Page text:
What was interesting to me about this film being in a Gay & Lesbian film festival was that it was essentially an "Alzheimer's story" and not a "gay story," about which I'm ambivalent. On the one hand, it showed that gay people are "just like everyone else" when it comes to "a non-discriminating disease like Alzheimer's," and what we want for our loved ones.

On the other hand, there can be some LGBT issues (still, even in 2016) around partners dealing with a healthcare system that isn't always supportive of LGBT people nurturing their loved ones in their final months and days. I guess, there have been no shortage of films exploring that, though.

You can watch a minute-and-a-half trailer of the film, if you're interested.


Synopsis: The world of square dancing is rather traditional, but see how gay square dance clubs in New York and California accept anyone, gay or straight, just as they are.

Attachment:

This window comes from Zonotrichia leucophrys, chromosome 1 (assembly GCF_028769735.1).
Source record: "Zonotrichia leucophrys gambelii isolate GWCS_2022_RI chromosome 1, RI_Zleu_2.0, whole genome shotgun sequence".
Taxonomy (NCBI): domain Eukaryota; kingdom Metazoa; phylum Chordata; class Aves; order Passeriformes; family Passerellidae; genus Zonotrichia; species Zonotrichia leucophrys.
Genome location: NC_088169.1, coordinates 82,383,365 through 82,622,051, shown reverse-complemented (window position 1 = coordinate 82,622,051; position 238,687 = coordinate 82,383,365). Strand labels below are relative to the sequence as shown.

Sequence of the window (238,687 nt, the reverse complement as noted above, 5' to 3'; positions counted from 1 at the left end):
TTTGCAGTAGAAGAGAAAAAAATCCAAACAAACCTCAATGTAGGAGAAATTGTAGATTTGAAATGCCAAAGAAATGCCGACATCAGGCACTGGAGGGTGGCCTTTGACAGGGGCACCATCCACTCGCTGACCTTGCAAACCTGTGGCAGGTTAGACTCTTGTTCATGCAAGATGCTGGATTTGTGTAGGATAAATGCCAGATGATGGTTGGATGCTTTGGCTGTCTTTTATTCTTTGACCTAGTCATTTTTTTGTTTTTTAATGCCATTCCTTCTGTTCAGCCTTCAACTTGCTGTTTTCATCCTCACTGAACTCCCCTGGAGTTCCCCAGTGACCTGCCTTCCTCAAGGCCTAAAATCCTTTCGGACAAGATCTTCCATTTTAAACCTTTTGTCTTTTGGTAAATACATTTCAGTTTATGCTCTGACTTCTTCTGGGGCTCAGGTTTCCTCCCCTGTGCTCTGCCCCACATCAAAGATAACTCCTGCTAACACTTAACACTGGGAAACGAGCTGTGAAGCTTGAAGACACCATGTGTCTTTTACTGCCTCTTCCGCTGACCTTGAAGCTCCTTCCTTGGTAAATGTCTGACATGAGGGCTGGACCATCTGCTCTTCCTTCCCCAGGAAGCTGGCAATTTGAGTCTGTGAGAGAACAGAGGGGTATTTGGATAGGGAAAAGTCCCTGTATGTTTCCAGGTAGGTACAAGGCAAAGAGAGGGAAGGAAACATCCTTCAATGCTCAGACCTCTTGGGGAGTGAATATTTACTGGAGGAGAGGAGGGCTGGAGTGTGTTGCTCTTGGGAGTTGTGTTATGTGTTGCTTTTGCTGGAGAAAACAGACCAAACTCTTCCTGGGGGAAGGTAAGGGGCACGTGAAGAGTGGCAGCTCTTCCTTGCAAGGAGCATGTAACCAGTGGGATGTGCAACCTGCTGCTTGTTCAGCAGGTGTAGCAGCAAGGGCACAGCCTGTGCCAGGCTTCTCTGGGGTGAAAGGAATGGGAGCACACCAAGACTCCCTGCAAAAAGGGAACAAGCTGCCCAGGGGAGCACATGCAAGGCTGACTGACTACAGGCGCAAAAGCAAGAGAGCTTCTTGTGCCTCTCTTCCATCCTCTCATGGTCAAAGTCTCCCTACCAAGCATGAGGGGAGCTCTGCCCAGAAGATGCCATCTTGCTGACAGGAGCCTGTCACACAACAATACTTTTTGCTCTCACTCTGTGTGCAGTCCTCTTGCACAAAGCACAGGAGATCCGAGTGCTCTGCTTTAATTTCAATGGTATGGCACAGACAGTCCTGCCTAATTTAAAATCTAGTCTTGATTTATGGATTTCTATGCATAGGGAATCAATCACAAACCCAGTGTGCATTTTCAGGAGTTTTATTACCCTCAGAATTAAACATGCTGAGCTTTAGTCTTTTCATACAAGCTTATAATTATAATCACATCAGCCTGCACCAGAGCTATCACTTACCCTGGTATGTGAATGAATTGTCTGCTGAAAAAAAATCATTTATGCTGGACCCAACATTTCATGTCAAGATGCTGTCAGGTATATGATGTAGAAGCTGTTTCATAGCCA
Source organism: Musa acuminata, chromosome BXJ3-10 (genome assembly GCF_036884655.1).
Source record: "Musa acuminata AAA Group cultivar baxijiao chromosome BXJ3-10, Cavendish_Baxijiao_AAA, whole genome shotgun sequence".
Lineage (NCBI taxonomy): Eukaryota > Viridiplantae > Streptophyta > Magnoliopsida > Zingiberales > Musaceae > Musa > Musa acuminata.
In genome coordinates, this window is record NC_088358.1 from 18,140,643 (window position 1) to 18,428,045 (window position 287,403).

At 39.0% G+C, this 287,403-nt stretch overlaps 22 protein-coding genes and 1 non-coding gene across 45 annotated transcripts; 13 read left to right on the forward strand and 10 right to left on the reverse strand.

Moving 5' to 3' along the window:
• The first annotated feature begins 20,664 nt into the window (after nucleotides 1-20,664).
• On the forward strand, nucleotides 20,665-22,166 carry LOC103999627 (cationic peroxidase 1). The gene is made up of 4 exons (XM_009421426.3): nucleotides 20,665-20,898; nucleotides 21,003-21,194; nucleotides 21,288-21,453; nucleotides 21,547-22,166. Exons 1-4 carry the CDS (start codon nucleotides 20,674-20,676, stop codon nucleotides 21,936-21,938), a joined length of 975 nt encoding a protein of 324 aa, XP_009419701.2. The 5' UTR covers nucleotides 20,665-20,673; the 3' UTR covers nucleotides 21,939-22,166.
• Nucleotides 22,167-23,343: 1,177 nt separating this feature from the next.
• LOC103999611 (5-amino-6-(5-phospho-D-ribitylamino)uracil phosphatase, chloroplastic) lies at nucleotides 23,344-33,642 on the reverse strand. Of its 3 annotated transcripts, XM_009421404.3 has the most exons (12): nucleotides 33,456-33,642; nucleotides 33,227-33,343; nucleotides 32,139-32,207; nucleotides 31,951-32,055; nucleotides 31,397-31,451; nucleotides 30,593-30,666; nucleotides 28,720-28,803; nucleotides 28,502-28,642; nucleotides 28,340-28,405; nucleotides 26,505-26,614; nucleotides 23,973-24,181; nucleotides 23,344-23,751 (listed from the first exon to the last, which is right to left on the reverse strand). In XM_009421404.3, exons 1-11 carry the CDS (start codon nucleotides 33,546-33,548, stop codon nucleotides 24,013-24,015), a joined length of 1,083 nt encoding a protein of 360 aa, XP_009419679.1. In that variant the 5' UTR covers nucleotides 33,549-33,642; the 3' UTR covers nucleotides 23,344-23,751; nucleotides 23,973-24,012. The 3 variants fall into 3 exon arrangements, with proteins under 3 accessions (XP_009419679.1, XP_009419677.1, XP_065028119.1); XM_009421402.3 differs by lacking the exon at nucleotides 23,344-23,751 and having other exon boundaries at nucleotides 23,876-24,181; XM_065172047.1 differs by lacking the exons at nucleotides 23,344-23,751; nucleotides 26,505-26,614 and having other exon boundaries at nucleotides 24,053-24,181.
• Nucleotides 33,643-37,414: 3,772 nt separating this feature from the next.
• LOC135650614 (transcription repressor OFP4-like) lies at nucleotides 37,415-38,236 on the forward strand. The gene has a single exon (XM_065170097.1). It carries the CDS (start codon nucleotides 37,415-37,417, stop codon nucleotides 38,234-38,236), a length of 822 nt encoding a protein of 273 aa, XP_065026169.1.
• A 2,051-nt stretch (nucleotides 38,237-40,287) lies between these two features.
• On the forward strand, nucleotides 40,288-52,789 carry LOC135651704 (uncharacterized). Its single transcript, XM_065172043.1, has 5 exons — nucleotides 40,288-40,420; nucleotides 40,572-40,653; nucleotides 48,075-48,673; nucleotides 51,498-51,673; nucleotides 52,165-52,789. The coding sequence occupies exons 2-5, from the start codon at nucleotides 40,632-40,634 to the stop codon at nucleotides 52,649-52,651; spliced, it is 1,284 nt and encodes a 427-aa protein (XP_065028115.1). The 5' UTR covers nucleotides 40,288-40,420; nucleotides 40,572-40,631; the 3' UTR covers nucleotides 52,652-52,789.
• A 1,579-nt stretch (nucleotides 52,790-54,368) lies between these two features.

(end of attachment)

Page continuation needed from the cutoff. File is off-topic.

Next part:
Thoughts: This film was just strange. It sort of made one point—that anyone is welcome there—over and over, and it just ended so abruptly. As Bob noted, most stories have a beginning, middle, and an end. This one pretty much had a beginning and that was it. The ending was when the screen just went black, and at first I thought the film had broken, because there weren't even any credits at the end. About a half-minute later, Pink Boy started.

Pink Boy

Synopsis: BJ, a butch lesbian, successfully avoided dresses her entire life until she adopted Jeffrey, who starts to dance in gowns and perform for her.